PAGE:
An A.A.R.P. official in Iowa is touring the state, urging the group’s members to speak out against the idea of cutting Medicare and Social Security benefits. A so-called “super committee” of U.S. House and Senate members has a November deadline to come up with a series of cuts to the federal budget or a mandatory across-the-board cut would be imposed. Anthony Carroll, associate director for the A.A.R.P. in Iowa, says benefits for seniors could be endangered.
“We’re asking our members of congress to use everything in their power to prevent those Medicare and Social Security cuts because this super committee is scheduled to look at and scheduled to come up with $1.2 trillion in cuts at a minimum,” Carroll says, “and everything’s on the table.” Carroll is holding “cookies and conversation” meetings with A.A.R.P. members around the state.
He was in Newton this morning, urging senior citizens to lobby Iowa’s five congressmen now because the super committee’s work is almost done. “They’re scheduled to come up with their proposal…by November 23, so November 23 is really a magical date,” Carroll says. “…Once that proposal’s out, that cannot be amended. It has to be taken as an up or down vote in both the senate and the house of representatives, so the chance to impact what is or is not in that proposal is now.”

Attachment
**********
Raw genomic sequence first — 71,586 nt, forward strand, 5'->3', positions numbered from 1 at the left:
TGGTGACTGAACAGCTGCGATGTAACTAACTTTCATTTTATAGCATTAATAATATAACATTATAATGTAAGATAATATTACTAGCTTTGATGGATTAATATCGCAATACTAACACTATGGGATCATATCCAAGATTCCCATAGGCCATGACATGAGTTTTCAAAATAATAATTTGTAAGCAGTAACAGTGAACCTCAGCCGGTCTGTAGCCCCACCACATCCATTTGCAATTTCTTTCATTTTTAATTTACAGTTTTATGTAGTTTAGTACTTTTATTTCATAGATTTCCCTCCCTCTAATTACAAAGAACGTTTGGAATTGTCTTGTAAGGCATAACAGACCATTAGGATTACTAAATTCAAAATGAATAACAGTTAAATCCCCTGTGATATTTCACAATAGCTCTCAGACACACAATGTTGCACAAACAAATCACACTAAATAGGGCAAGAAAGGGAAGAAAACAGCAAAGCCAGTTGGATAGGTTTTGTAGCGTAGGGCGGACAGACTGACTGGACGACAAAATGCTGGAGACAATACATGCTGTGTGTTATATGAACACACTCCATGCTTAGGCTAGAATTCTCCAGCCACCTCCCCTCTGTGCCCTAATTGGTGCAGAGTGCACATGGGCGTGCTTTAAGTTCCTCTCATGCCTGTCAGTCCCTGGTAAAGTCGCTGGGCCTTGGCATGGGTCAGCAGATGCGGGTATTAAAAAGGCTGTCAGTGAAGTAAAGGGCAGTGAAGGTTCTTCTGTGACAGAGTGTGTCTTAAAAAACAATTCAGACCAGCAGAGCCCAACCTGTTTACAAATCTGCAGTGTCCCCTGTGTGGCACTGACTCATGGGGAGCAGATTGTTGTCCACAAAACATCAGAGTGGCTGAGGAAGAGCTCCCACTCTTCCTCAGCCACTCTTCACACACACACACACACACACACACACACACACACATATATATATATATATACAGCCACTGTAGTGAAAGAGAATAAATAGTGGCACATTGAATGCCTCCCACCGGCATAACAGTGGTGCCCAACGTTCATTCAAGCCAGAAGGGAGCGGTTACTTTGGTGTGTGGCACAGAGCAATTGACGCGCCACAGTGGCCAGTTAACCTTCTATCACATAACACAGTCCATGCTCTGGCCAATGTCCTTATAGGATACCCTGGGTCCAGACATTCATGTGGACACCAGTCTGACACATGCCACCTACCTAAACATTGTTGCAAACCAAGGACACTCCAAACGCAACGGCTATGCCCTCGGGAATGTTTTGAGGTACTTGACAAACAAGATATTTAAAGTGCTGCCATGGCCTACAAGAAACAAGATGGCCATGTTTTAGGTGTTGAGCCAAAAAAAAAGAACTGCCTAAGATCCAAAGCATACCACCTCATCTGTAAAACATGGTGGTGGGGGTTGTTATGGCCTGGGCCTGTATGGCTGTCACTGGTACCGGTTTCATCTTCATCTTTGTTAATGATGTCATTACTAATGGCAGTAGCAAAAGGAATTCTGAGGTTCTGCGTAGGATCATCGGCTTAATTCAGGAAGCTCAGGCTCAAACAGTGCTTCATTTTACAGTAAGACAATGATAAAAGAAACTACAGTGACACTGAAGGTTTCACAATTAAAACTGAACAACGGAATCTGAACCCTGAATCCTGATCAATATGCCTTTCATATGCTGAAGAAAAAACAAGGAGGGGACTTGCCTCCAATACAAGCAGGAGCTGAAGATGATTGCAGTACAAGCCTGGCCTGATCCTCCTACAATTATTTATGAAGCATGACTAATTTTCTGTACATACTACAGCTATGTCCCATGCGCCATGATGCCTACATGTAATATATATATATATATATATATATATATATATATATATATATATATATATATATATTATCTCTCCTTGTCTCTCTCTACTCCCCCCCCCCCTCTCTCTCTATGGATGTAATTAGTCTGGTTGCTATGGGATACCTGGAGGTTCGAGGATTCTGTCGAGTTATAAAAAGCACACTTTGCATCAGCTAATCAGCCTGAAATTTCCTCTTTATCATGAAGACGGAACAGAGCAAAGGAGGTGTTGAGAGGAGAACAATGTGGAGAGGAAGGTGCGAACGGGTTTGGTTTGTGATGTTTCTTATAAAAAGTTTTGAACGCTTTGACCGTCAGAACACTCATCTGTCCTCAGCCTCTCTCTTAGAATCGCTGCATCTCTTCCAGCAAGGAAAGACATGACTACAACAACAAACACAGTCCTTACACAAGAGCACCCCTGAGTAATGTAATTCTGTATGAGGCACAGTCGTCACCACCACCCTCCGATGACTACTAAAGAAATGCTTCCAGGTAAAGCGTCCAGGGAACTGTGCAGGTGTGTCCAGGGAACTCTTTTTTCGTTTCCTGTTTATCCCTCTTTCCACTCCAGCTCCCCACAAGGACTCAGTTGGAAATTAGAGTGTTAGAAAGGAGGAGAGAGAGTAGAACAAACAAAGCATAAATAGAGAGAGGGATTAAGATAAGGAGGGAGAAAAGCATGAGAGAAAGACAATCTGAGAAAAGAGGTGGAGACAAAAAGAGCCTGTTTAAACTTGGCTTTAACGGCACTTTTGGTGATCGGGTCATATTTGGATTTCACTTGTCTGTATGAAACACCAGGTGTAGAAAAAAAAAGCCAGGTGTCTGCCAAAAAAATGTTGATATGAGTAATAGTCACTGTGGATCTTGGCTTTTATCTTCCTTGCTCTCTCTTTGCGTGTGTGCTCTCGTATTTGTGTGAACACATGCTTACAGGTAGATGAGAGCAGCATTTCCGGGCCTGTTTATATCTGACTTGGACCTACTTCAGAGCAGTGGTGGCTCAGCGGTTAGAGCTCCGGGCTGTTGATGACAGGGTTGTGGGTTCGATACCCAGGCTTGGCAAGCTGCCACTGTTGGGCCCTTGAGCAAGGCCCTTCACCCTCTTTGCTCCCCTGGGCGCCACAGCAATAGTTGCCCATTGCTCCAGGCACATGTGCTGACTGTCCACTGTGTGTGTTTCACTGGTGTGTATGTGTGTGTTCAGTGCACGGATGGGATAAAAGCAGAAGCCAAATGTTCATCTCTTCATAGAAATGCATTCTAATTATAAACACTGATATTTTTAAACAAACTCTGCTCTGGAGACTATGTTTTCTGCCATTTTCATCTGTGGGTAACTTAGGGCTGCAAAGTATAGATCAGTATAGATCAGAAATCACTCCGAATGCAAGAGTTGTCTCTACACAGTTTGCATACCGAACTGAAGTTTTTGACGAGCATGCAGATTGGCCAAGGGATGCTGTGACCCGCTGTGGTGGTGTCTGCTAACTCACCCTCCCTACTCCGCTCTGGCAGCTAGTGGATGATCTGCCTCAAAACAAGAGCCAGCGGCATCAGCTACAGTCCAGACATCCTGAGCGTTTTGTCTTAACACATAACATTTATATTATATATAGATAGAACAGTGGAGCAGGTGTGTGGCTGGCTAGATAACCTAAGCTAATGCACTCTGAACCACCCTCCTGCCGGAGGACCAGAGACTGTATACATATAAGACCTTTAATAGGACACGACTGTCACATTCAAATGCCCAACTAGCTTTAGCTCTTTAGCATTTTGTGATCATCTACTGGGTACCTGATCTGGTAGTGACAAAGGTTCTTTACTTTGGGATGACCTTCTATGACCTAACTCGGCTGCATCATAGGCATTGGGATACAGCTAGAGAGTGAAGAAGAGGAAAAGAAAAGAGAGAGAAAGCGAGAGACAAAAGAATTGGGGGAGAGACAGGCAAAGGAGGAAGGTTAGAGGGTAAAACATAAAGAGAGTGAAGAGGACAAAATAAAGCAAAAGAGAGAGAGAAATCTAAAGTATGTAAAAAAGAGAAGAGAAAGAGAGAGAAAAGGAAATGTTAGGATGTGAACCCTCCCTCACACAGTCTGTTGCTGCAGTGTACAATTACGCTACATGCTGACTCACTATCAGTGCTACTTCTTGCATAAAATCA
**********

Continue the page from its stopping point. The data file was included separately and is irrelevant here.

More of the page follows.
The congressional “super committee” is meeting behind closed doors, so it’s difficult to know what’s being considered. But Carroll believes the committee may consider raising the age of Medicare eligibility from 65 to 67. “Two-thirds of those 65- and 66-year-olds would pay more out-of-pocket, an average of $2,200 per year, but it’s also important to know the impact that would have on beneficiaries over (the age of) 67,” Carroll says.
“…On average, 65-to-66-year-olds tend to be healthier, so they have lower expenses, so when you take them out of the pool, it’s estimates that Medicare Part B and D premiums would increase for all remaining beneficiaries by approximately three percent.” Carroll says his group understands adjustments to Medicare and Social Security need to be made if those programs are to remain solvent, but
Carroll says any significant changes should be made public soon so citizens have time talk with their representatives in congress about the proposals.
By Ric Hanson, KJAN, Atlantic